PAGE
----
ICYMI is a series where I review and recommend old albums that you may have missed. I used to write them in a #music Slack channel at a previous job, but now I write them here.
To honor the inauguration today, I'm going to talk about one of my favorite punk albums of all time, Titus Andronicus's The Monitor. This album is sort of a concept album framed around the Civil War juxtaposed around a break up and modern general anxiety.
Sonically, this album sounds awesome. The guitars are loud, but never overpower the vocals and the riffs will remind you of Bruce Springsteen meets Civil War marches meets traditional punk rock. This album will make you want to overtake the means of production cause it rocks so hard. There are also softer songs, like To Old Friends And New, which feels like a punk rock power ballad.
So give me a Guinness, give me a Keystone Light
Give me a kegger on a Friday night
Give me anything but another year in exile
Let's talk about the concept of this album, because it's what makes this album really special. The album opens with the lead singer's high school history teacher reading a part from an Abraham Lincoln speech and then immeditely cuts to the lead singer (Patrick Stickles) singing about moving from Jersey to Massachusetts after a bad break up. Throughout the album, there are more Civil War quotes that fit perfectly with the album. Using the backdrop of the war, topics like relationships, addiction, and just general anxiety are explored.
There will be parties, there will be fun
There'll be tall gallows for everyone
This album benefits from repeated listens as well as following the albums lyrics on Genius. This is because Stickles makes a lot of references that you probably won't catch on the first listen (no joke, there is a Springsteen reference followed by a Rakim quote in the first verse).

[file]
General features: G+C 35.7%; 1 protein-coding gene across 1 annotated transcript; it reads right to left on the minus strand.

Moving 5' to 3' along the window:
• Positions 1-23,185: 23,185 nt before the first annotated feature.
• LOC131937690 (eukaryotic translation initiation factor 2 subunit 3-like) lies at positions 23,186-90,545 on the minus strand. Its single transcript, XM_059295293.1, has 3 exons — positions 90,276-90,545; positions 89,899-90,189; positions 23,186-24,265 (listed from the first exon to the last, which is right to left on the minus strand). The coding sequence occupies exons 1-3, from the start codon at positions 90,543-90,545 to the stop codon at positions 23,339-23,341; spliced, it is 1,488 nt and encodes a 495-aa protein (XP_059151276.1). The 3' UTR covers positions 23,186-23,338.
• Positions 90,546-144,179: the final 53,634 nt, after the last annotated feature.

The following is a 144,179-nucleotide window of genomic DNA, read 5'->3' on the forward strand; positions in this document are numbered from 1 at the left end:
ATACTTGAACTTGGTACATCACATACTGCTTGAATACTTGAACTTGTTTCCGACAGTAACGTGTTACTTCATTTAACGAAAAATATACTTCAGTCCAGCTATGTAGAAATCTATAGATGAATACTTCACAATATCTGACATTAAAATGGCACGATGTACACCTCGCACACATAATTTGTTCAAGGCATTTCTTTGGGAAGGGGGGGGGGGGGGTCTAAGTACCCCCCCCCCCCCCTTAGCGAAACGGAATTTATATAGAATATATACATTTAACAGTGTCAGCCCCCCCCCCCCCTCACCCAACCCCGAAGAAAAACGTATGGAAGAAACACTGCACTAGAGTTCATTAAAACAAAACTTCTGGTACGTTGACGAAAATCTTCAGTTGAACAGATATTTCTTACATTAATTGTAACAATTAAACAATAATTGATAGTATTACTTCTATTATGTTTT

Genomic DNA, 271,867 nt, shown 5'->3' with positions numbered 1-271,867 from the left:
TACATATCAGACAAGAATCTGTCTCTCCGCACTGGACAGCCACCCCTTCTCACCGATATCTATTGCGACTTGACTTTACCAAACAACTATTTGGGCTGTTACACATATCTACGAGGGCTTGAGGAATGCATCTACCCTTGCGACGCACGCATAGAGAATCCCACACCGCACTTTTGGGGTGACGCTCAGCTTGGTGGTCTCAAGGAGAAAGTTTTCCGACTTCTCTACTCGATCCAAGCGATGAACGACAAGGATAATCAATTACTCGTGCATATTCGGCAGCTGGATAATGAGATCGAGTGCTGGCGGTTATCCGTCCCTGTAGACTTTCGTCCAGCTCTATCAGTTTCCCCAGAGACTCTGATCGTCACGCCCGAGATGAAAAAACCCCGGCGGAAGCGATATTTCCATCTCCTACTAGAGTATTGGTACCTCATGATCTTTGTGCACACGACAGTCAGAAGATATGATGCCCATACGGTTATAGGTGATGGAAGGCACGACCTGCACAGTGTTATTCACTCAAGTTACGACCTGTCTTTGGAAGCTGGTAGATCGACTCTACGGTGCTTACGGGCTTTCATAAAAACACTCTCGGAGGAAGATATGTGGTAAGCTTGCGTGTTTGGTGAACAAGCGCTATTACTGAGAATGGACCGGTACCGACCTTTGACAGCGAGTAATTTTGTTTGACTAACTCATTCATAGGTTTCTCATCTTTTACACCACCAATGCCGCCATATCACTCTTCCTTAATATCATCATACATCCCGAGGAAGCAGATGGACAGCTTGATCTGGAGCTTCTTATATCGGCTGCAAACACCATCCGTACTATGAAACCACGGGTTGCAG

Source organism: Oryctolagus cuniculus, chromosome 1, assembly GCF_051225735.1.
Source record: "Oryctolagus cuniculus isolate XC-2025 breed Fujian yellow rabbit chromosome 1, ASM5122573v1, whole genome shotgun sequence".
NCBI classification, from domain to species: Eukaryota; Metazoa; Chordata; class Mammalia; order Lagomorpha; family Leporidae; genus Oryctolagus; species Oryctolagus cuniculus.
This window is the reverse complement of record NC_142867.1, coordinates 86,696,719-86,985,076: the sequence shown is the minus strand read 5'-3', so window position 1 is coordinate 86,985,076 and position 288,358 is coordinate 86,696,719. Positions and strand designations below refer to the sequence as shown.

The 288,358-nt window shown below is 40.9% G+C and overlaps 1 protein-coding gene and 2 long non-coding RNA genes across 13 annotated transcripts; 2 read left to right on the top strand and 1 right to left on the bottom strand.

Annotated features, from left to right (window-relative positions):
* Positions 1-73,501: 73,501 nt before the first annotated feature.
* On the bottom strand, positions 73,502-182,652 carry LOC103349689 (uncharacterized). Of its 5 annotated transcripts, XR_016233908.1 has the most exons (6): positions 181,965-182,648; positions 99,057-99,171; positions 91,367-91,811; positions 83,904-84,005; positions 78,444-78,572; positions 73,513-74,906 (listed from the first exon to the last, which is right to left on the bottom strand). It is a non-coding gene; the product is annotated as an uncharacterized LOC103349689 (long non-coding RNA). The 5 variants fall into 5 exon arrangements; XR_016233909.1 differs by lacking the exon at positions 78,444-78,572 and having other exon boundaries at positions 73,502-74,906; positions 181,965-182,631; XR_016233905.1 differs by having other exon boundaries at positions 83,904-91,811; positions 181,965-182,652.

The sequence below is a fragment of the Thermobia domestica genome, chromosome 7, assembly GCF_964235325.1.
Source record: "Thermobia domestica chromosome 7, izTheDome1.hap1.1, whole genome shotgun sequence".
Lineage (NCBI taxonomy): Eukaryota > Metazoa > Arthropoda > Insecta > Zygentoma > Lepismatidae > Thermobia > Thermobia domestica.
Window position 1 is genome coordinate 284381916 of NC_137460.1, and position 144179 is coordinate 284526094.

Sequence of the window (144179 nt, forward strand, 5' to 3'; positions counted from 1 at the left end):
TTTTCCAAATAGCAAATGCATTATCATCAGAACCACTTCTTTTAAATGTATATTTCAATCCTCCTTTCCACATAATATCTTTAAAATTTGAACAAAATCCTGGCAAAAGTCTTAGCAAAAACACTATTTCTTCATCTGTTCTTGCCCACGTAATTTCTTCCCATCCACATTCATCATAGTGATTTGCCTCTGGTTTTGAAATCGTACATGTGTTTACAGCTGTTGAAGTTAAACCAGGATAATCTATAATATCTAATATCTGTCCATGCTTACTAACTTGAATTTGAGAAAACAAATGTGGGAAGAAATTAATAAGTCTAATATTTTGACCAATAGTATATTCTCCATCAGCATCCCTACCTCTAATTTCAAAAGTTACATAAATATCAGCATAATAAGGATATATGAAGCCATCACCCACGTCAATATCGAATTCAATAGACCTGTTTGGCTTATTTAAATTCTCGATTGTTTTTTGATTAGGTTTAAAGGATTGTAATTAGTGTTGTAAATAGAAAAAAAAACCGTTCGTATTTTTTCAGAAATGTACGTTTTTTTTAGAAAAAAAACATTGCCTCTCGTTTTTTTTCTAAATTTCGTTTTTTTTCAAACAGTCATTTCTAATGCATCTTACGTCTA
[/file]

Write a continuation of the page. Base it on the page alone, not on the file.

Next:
The enemy is everywhere
But no one seems to worried or care
My favorite part of this album involves the lyrics above. They first appear on Titus Andronicus Forever, which is the second song, and it seems like a throwaway punk song with a simple chorus. Then, a bunch of long sad songs happen, and out of nowhere, this chorus repeats itself on ...And Ever with added Springsteen-ish saxophone.
This is a war we can't win
After 10,000 years, it's still us against them
And my heroes have always died at the end
So who's going to account for these sins?
In closing, I don't like to get super political, but I would suggest diving into this album with the headspace of the next 4-8 years being extremely regressive with the government being run by people that are simultaneously corrupt and incompetent. Yeah, get angry, listen to this album, and prepare for the war we are about to fight.
- Standout Songs: A More Perfect Union, Theme From "Cheers", Four Score And Seven, ...And Ever
- Rating: 4 pieces of hardtack, some salted meats, and a handle of rye.